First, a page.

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How usefull is the Q Ratio

  1. Jul 21, 2010 #1
    How important is the q-ratio?

    I'll agree that if the company can be replaced at a lower cost then buying it's stock then it is likely over valued. I will also agree that if the price to earnings isn't so hot the Q-ratio is perhaps another good measure to look at. However, how tangible are the assets of a company. The company includes more then just buildings and machinery. It also includes, people, trade secretes, patents, work processes, brand value and business contacts. I'm sure some of these things are included in the value of the companies assets but recreating the company is not always an easy process. It requires a pool of labour which includes the right skills and expertise to draw from.
    Last edited by a moderator: Apr 25, 2017
  2. jcsd
  3. Aug 14, 2010 #2


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    I think exactly what you said is the problem with this method of valuation. It's the reason managers are often evaluated based on market value added, that is, the excess of a company's market value to its book value (which is just the historical form of replacement cost).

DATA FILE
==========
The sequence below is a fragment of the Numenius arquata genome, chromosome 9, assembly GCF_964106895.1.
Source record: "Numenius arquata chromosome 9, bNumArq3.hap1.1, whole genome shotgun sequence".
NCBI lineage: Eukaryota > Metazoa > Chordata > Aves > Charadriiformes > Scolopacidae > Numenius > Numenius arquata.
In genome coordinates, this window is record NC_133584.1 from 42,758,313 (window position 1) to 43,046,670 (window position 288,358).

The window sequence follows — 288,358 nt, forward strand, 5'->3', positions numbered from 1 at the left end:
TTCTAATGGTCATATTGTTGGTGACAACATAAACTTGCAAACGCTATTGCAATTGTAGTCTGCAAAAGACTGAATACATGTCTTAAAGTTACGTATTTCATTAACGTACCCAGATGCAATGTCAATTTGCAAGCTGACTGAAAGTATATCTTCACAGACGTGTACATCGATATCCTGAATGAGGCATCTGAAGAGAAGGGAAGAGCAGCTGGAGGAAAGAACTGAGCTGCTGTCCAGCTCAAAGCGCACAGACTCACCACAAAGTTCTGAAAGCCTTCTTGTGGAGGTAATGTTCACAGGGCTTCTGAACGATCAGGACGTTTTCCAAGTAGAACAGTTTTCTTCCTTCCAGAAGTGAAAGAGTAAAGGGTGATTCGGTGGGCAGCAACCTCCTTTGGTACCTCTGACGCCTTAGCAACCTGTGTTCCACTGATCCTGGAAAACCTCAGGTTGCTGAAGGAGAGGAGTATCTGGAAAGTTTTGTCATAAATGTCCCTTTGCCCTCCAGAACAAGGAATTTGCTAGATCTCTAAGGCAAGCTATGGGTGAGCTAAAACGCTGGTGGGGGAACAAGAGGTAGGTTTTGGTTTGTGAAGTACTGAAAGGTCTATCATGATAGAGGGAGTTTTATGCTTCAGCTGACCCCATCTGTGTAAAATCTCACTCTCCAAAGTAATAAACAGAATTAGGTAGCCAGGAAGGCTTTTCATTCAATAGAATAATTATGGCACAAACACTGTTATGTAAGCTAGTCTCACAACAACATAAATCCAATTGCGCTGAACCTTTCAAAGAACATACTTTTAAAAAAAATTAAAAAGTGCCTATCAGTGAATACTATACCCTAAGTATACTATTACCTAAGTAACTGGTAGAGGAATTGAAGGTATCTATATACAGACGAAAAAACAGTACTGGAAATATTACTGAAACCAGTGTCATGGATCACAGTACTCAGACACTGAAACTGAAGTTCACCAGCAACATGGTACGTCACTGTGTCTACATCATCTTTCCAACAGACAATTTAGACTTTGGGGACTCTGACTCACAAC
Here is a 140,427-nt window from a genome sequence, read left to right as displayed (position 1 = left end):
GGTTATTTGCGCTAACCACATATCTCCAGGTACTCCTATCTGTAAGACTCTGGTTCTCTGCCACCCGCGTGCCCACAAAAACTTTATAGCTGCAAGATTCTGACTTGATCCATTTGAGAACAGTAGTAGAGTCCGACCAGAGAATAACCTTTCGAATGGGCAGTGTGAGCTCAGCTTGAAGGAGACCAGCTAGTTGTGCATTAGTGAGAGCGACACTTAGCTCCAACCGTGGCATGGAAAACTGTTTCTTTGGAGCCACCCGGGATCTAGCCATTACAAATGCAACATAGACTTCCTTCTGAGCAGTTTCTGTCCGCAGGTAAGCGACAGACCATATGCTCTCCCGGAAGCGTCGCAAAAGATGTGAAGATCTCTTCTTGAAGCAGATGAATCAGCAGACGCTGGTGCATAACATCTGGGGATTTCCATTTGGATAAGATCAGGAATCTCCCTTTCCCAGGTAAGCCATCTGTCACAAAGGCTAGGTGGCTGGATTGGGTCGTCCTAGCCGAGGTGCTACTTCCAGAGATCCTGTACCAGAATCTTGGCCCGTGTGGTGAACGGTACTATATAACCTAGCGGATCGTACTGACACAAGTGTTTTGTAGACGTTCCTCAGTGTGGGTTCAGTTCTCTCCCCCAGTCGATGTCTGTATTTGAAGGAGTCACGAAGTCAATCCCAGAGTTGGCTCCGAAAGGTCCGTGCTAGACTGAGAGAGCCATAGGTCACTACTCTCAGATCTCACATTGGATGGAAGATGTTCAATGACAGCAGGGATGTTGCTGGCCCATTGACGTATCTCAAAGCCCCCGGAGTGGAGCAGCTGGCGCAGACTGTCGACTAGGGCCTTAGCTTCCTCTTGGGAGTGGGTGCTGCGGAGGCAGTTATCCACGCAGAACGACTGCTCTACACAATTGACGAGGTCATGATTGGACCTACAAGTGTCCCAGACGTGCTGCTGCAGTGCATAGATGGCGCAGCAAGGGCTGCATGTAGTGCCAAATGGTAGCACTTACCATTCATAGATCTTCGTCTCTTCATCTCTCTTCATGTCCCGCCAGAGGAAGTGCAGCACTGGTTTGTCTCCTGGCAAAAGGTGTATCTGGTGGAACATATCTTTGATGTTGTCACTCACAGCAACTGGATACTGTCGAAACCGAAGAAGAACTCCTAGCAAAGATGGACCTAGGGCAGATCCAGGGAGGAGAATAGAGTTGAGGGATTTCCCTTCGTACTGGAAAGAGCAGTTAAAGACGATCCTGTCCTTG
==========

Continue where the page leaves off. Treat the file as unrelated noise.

Replacing all of a company's physical assets is not the same as replicating its productivity and expected return. Even replicating intangible assets doesn't do that. Take McDonald's franchises, for instance. They're all physically identical and possess the same intangible assets (recipes, public goodwill), but they still don't generate identical returns.

    Share value isn't a function of asset replacement cost for that reason; it's a function of expected future free cash flows. Human decisions, not just tangible and intangible assets, drive those.
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